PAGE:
How to nurture a growth mindset
If you are in the process of realizing that you have a fixed mindset and want to shift over to growth, don’t fret! It’s entirely achievable. The first step is awareness, and you just completed that first step. Now that you know you have a fixed mindset, you can’t un-know it. The next step is to retrain your brain. It may sound complicated, but it’s simpler than you think. Like learning a new skill, it comes down to consistent practice.
Below, I share 5 things you can do to start shifting your mindset from fixed to growth so you can get serious about chasing those big career goals you have for yourself:
1. Step out of your comfort zone.
The most effective way to challenge your mindset is to step out of your comfort zone. Doing something you have never done before forces you to face your thoughts and fears and thus provides you with the opportunity to challenge and change them, thus practicing your growth mindset. So, go ahead and try something new - a class, a hobby, a sport. Don’t focus on whether you are good/bad or succeeding/failing. Instead, focus on what you are learning in regards to both the task and yourself.
2. Learn to embrace failure and become ok with making mistakes.
No one likes to fail or make mistakes. However, when you see failure as an opportunity to learn, grow and improve, failure isn’t nearly as scary. In fact, I would even go as far as to say that it can be empowering! Yes, you read that right. When you know what doesn’t work or where the mistake lies, you are that much closer to knowing what does work and how to succeed next time. For example, say you go to a job interview, and it’s a total flop. Someone with a fixed mindset may have the tendency to blame someone or circumstances for their perceived failure as a way to protect themselves or take the failure personally and feel bad about themselves and not try again. On the other hand, someone with a growth mindset will take that negative experience and try to understand what went wrong and how to improve next time. They don’t see it as a reflection of themselves or their capabilities but rather as an experience to propel their improvement.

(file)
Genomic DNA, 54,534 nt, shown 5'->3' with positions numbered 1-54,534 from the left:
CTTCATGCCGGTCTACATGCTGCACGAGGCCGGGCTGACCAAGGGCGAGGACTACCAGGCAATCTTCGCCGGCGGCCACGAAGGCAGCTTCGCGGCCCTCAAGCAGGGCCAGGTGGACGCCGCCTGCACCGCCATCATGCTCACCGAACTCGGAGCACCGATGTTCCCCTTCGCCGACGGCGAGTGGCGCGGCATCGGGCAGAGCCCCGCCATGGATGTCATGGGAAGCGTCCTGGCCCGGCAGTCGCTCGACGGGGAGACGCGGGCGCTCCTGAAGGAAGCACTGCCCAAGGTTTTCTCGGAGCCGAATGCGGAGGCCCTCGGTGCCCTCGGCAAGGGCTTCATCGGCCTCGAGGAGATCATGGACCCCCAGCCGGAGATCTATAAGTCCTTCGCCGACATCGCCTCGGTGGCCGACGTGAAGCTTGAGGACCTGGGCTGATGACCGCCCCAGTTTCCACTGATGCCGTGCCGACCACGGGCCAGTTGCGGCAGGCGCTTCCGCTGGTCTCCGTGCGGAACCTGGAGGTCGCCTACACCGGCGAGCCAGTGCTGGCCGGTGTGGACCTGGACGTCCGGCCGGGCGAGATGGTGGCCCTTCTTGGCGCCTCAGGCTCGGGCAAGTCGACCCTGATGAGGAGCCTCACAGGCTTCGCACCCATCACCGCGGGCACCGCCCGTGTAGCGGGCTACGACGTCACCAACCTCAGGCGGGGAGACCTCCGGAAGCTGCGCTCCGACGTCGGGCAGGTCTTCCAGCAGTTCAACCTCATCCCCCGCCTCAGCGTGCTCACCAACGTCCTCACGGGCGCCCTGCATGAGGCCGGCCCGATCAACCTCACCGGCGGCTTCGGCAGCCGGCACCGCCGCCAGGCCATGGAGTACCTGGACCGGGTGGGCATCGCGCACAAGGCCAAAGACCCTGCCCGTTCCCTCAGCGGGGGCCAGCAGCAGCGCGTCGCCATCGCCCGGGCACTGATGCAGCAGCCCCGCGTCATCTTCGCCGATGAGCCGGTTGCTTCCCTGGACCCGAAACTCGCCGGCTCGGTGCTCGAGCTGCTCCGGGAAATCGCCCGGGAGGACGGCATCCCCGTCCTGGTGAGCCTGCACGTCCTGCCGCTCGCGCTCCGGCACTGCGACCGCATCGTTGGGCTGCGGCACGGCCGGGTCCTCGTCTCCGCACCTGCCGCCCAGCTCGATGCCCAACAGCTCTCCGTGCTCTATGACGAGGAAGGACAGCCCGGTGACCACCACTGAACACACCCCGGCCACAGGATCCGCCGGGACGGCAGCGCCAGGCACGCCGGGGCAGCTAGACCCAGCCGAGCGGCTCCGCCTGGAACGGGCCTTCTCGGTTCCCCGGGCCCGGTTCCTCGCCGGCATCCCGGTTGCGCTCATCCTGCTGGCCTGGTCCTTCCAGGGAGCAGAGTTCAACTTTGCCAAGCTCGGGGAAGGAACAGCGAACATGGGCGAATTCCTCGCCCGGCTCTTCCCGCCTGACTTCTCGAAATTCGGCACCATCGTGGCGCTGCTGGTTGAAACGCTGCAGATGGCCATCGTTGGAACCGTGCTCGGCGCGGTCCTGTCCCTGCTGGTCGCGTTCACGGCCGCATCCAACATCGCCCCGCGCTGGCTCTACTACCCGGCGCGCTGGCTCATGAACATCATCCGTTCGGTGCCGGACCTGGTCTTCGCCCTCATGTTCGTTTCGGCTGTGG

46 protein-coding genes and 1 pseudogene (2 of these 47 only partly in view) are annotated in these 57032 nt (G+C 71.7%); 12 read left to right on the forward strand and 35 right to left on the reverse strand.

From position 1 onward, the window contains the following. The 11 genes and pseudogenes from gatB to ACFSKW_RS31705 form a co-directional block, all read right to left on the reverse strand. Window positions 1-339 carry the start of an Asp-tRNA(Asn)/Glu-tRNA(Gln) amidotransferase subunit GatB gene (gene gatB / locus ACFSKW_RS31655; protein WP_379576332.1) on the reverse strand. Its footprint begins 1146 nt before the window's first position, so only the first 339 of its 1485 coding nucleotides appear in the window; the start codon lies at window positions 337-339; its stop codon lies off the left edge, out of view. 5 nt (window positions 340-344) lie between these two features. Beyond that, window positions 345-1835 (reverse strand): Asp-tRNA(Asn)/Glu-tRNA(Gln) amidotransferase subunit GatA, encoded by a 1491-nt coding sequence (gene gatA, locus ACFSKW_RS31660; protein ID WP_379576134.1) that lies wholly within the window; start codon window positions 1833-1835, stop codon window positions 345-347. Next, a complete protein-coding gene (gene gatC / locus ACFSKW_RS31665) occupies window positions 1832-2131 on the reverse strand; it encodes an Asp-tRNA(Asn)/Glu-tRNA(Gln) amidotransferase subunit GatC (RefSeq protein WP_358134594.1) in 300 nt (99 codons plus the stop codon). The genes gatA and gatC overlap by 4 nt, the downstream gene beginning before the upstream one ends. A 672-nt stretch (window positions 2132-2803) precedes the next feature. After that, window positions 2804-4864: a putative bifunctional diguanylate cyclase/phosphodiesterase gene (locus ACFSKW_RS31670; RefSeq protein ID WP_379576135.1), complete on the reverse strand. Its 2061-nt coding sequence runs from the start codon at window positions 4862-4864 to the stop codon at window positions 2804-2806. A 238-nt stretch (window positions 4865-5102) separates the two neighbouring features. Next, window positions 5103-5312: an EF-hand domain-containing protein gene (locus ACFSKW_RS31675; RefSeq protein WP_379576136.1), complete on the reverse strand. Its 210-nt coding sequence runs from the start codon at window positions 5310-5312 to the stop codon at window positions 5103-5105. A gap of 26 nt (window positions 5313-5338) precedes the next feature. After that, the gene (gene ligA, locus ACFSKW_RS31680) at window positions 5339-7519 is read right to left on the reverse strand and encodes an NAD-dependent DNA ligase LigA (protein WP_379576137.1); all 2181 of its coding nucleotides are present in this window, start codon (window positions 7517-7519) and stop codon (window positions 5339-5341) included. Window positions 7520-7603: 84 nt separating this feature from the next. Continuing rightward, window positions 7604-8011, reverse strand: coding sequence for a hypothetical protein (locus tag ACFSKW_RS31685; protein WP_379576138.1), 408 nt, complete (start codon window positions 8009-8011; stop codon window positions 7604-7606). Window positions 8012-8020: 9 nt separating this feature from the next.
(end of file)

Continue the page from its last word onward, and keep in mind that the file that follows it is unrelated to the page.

3. View challenges as opportunities.
When faced with a challenge, don’t try to avoid it. Instead, accept it and approach it with a sense of curiosity and openness. See it as an opportunity to learn something new, no matter the outcome. Trust in your ability to overcome the challenge. You just might be surprised by what you are capable of!
4. Value the process over the results.
In the words of Miley Cyrus, “It's not about how fast you get there, it’s not about what's waiting on the other side, it’s the climb” (FYI - I can’t believe I just quoted Miley Cyrus in a serious article about Mindset. Anyway, let’s get back to the point). Results are great, but it's’ the process that forces us to grow and teaches us the most about who we are and what we are truly capable of. When we focus only on the result, we miss the most important lessons.
5. Become a lifelong learner.
You have probably noticed that in all of the ways mentioned above about how to nurture a growth mindset, the running theme is learning. Become a lifelong learner. Learn from your mistakes, failures and experiences. Learn from the successes of others. Learn the skills you need to get to where you want to be. Learn from the feedback of others. Seek out new opportunities to learn from. Growth is about learning. Having a growth mindset is about shifting your perspective from “did I succeed/fail?” to “what did I learn/how can I improve?”. It’s the difference between allowing yourself to be defined by your failures and using your failures as a place to grow from.
With this new insight around the role of mindset in your career growth and development, I want to leave you with a question to reflect on: Has your mindset been getting in the way of your career success?
Your Career Coach,